Studies on Mukwa (Pterocarpus angolensis, D. C.) Dieback in Chobe Forest Reserves in Botswana

Ronnie Matlanaga Mmolotsi, Motshwari Obopile, Baone C. Kwerepe, Boingotlo Sebolai, Melusi P. Rampart, Amogelang T. Segwagwe, Gaebewe Ramolemana, Tlholego M. Maphane, Lerato Lekorwe, Ishmael Kopong, Moneedi Kelatlhilwe, Bamphitlhi Tiroesele


A study was carried out in forest reserves located in Chobe district in Botswana to assess the effect of dieback and associated causes on Mukwa tree, Pterocarpus angolensis Fire, elephant damage and dieback were assessed in Chobe and Kazuma forest reserves and Pandamatenga farming area. Fire damage frequency on mukwa trees ranged between 60 to 100 % and was highest in Pandamatenga and Chobe forest reserves. The frequency of elephant damage in Kazuma and Chobe forest reserves was 75 and 100 % respectively. There was no elephant damage in Pandamatenga farms because the area is fenced out and minor dieback occurred in the area. All areas under study experienced 100 % incidence of dieback, but the severity ranged from 22 to 100 %, the highest being at Chobe forest reserve and the lowest at Pandamatenga. Severity of dieback was associated with elephant damage and age of P. angolensis trees. The incidence of dieback was correlated with DBH and tree age. The results indicate that the cause of dieback is mostly due to elephant and fire damage.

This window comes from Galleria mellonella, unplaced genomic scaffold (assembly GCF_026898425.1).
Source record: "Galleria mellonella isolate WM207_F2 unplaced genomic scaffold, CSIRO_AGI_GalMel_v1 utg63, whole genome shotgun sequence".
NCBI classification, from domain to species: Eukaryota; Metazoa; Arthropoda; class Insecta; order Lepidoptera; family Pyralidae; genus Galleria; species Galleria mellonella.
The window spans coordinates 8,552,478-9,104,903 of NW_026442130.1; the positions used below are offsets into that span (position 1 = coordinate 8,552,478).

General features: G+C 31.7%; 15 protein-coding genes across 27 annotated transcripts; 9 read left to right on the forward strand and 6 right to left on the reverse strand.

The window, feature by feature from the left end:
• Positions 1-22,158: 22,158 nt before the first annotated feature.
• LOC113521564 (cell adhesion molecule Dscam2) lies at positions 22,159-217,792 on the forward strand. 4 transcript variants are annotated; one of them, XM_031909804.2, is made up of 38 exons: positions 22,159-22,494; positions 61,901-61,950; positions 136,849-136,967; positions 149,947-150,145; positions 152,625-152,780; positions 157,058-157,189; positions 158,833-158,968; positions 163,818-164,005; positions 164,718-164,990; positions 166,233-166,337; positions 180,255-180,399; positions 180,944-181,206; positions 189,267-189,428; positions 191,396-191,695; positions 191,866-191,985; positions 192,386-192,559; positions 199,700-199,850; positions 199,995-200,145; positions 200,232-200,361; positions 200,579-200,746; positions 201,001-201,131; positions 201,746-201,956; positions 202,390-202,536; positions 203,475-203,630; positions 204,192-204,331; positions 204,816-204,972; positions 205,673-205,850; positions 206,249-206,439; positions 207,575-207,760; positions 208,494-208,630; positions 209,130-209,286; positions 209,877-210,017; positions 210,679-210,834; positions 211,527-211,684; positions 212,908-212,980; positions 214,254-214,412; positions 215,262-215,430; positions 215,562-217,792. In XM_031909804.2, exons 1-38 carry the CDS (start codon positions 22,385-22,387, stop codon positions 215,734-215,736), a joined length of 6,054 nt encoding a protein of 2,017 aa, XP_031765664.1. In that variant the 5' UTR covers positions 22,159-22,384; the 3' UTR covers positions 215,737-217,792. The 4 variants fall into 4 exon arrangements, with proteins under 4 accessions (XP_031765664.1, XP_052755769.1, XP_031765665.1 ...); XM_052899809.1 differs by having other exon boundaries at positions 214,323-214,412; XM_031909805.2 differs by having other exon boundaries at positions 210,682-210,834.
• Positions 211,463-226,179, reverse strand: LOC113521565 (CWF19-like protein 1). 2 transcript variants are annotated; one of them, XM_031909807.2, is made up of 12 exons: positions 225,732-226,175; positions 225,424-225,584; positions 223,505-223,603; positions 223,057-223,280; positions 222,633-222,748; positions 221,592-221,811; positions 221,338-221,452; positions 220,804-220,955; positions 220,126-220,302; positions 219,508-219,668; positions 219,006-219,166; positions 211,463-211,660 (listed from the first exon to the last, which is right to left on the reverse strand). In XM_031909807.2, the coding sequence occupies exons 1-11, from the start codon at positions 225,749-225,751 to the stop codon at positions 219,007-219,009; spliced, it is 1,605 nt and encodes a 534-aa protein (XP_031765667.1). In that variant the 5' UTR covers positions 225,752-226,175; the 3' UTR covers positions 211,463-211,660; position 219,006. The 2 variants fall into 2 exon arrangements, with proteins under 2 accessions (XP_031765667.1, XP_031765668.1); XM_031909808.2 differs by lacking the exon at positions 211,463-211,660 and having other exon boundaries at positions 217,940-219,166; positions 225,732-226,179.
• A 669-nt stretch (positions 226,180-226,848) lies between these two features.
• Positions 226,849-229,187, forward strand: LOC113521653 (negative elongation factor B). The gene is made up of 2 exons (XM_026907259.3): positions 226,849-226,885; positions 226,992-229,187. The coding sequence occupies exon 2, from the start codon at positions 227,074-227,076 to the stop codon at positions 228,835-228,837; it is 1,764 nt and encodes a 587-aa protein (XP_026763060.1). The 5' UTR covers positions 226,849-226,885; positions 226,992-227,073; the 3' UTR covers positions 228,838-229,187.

Full Text:



Journal of Plant Studies   ISSN 1927-0461 (Print)   ISSN 1927-047X (Online)

Copyright © Canadian Center of Science and Education

To make sure that you can receive messages from us, please add the '' domain to your e-mail 'safe list'. If you do not receive e-mail in your 'inbox', check your 'bulk mail' or 'junk mail' folders.